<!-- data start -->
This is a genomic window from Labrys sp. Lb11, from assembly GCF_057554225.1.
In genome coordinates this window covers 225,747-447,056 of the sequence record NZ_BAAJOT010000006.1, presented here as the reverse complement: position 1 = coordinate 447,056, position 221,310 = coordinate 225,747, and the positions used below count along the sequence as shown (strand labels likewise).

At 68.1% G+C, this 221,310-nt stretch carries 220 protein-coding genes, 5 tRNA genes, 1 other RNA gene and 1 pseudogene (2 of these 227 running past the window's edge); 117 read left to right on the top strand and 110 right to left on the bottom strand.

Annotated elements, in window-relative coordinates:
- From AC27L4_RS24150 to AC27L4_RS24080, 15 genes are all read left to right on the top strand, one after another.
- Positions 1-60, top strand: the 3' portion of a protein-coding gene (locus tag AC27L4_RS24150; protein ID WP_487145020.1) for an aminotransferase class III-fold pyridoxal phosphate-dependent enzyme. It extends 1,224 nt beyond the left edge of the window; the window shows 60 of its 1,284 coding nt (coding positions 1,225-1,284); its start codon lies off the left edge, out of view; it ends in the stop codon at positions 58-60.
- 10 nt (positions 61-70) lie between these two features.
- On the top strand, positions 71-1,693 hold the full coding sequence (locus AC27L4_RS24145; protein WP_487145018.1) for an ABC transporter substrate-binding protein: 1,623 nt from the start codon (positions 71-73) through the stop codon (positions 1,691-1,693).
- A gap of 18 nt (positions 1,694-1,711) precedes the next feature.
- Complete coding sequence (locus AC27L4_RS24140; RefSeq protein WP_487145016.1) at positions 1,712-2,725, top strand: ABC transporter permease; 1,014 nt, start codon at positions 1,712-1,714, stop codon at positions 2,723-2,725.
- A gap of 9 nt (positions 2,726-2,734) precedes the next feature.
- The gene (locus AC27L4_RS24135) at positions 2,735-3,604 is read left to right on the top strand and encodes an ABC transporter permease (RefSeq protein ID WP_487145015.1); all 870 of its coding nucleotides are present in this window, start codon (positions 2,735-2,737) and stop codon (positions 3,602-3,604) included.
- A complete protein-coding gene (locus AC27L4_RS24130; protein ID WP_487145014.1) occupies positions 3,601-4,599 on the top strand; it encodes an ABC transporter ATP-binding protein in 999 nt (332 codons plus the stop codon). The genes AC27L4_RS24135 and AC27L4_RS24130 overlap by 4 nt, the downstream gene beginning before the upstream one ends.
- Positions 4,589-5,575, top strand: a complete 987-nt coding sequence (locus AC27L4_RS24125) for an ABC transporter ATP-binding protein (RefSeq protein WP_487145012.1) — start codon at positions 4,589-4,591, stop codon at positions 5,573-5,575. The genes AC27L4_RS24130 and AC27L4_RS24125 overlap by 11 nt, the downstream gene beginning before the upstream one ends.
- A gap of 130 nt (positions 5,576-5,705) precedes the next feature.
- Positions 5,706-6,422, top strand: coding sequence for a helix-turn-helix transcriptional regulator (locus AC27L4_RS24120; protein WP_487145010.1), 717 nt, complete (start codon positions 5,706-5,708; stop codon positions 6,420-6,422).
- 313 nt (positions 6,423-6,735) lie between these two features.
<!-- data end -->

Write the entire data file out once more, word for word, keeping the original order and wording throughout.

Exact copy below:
This is a genomic window from Labrys sp. Lb11, from assembly GCF_057554225.1.
In genome coordinates this window covers 225,747-447,056 of the sequence record NZ_BAAJOT010000006.1, presented here as the reverse complement: position 1 = coordinate 447,056, position 221,310 = coordinate 225,747, and the positions used below count along the sequence as shown (strand labels likewise).

At 68.1% G+C, this 221,310-nt stretch carries 220 protein-coding genes, 5 tRNA genes, 1 other RNA gene and 1 pseudogene (2 of these 227 running past the window's edge); 117 read left to right on the top strand and 110 right to left on the bottom strand.

Annotated elements, in window-relative coordinates:
- From AC27L4_RS24150 to AC27L4_RS24080, 15 genes are all read left to right on the top strand, one after another.
- Positions 1-60, top strand: the 3' portion of a protein-coding gene (locus tag AC27L4_RS24150; protein ID WP_487145020.1) for an aminotransferase class III-fold pyridoxal phosphate-dependent enzyme. It extends 1,224 nt beyond the left edge of the window; the window shows 60 of its 1,284 coding nt (coding positions 1,225-1,284); its start codon lies off the left edge, out of view; it ends in the stop codon at positions 58-60.
- 10 nt (positions 61-70) lie between these two features.
- On the top strand, positions 71-1,693 hold the full coding sequence (locus AC27L4_RS24145; protein WP_487145018.1) for an ABC transporter substrate-binding protein: 1,623 nt from the start codon (positions 71-73) through the stop codon (positions 1,691-1,693).
- A gap of 18 nt (positions 1,694-1,711) precedes the next feature.
- Complete coding sequence (locus AC27L4_RS24140; RefSeq protein WP_487145016.1) at positions 1,712-2,725, top strand: ABC transporter permease; 1,014 nt, start codon at positions 1,712-1,714, stop codon at positions 2,723-2,725.
- A gap of 9 nt (positions 2,726-2,734) precedes the next feature.
- The gene (locus AC27L4_RS24135) at positions 2,735-3,604 is read left to right on the top strand and encodes an ABC transporter permease (RefSeq protein ID WP_487145015.1); all 870 of its coding nucleotides are present in this window, start codon (positions 2,735-2,737) and stop codon (positions 3,602-3,604) included.
- A complete protein-coding gene (locus AC27L4_RS24130; protein ID WP_487145014.1) occupies positions 3,601-4,599 on the top strand; it encodes an ABC transporter ATP-binding protein in 999 nt (332 codons plus the stop codon). The genes AC27L4_RS24135 and AC27L4_RS24130 overlap by 4 nt, the downstream gene beginning before the upstream one ends.
- Positions 4,589-5,575, top strand: a complete 987-nt coding sequence (locus AC27L4_RS24125) for an ABC transporter ATP-binding protein (RefSeq protein WP_487145012.1) — start codon at positions 4,589-4,591, stop codon at positions 5,573-5,575. The genes AC27L4_RS24130 and AC27L4_RS24125 overlap by 11 nt, the downstream gene beginning before the upstream one ends.
- A gap of 130 nt (positions 5,576-5,705) precedes the next feature.
- Positions 5,706-6,422, top strand: coding sequence for a helix-turn-helix transcriptional regulator (locus AC27L4_RS24120; protein WP_487145010.1), 717 nt, complete (start codon positions 5,706-5,708; stop codon positions 6,420-6,422).
- 313 nt (positions 6,423-6,735) lie between these two features.